Writing Philosophy: A Student's Guide to Writing Philosophy Essays
Writing Philosophy: A Student's Guide to Writing Philosophy Essays is a concise, self-guided manual that covers the basics of argumentative essay writing and encourages students to master fundamental skills quickly, with minimal instructor input. Opening with an introductory chapter on how to read philosophy, the book then moves into the basics of writing summaries and analyzing arguments. It provides step-by-step instructions for each phase of the writing process, from formulating a thesis, to creating an outline, to writing a final draft, supplementing this tutorial approach with model essays, outlines, introductions, and conclusions. Skills essential to evaluating arguments, citing sources, avoiding plagiarism, detecting fallacies, and formatting final drafts are dealt with in detail. The final two chapters serve as a reference guide to common mistakes and basic skills in sentence construction, writing style, and word choice. Employing a rulebook format similar to that of the classic Elements of Style (by Strunk, White, and Angell), Lewis Vaughn distills helpful writing advice into simple rules that students can easily remember and apply--and that instructors can refer to when reviewing student papers. These rules cover essay organization, sentence structure, documentation styles, plagiarism, grammar, usage, and more. Written in a clear and engaging style and incorporating samples of student writing, Writing Philosophy is an indispensable resource for virtually any philosophy course.
Writing Essays and Making Good Arguments
By Fauzia Lala - January 27, 2008
This is a really good book. I bought this book for my Intro to Philosophy class 3 months ago and did not sell it. I am going to keep this book since it's a really informative one. This is not really about Philosophy at all. It is about how to analyze/interpret text, write good essays, make good arguments and identify fallacious ones.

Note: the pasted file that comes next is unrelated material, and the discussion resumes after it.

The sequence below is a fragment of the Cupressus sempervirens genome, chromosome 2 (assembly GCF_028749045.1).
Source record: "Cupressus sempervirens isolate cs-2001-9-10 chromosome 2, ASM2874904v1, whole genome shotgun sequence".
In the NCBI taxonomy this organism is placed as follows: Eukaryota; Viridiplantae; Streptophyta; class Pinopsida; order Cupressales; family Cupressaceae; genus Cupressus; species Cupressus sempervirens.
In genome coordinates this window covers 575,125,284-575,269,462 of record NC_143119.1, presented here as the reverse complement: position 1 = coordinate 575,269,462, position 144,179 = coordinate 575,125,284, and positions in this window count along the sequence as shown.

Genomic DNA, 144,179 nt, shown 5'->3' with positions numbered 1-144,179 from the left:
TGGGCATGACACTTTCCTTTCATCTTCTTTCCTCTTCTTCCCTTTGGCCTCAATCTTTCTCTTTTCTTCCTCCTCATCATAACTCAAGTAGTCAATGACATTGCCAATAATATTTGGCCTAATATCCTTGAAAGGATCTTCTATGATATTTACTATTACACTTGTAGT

So this is a very practical book. It also helps format your essay and cite your sources effectively with the MLA and CMS citing guidelines.
Great for undergrads, not so great for grads.
By Matthew Sexton - June 18, 2012
I read this book thoroughly in about 1.5 hours. It has the advantage of being small, easily digested. It does a fair job of explaining philosophy, and the importance of logic and argument. The other reviews are largely from undergrad students who were assigned this for their class. I do think this might be a good book for an intro level philosophy course, especially for someone who has just rolled out of high school and who may need to know how to write.
But this book does not have the depth for graduates. I bought this in part because I thought it would help me write a paper to submit with my application to a Ph.D programme in philosophy at a very respected university. This book, however, will not help you to write publishable philosophy journal articles. Mostly its advice is focused on keeping you and I from making (what should be) obvious errors in our writing - no slippery slope fallacies, no racism, double check your assumptions, no ad-hominem attacks, etc... read more
Mandatory for Philosophy Students
By Blair Broughton ""Avid Reader and Philoso... - January 29, 2010
I had to buy this for a class and I think this is one of the most useful books I have read. Philosophy teachers love to assign many papers and this made my papers much easier to write. There is a very different mindset required to write a philosophy paper from what you are used to and this helped me get rid of the normal English class fluff that I had learned to throw in. My grades on papers went up (I finally had the As that I wanted instead of the Bs I was receiving for "unneeded" information). Definitely suggest it. It's an easy read that really makes a difference.
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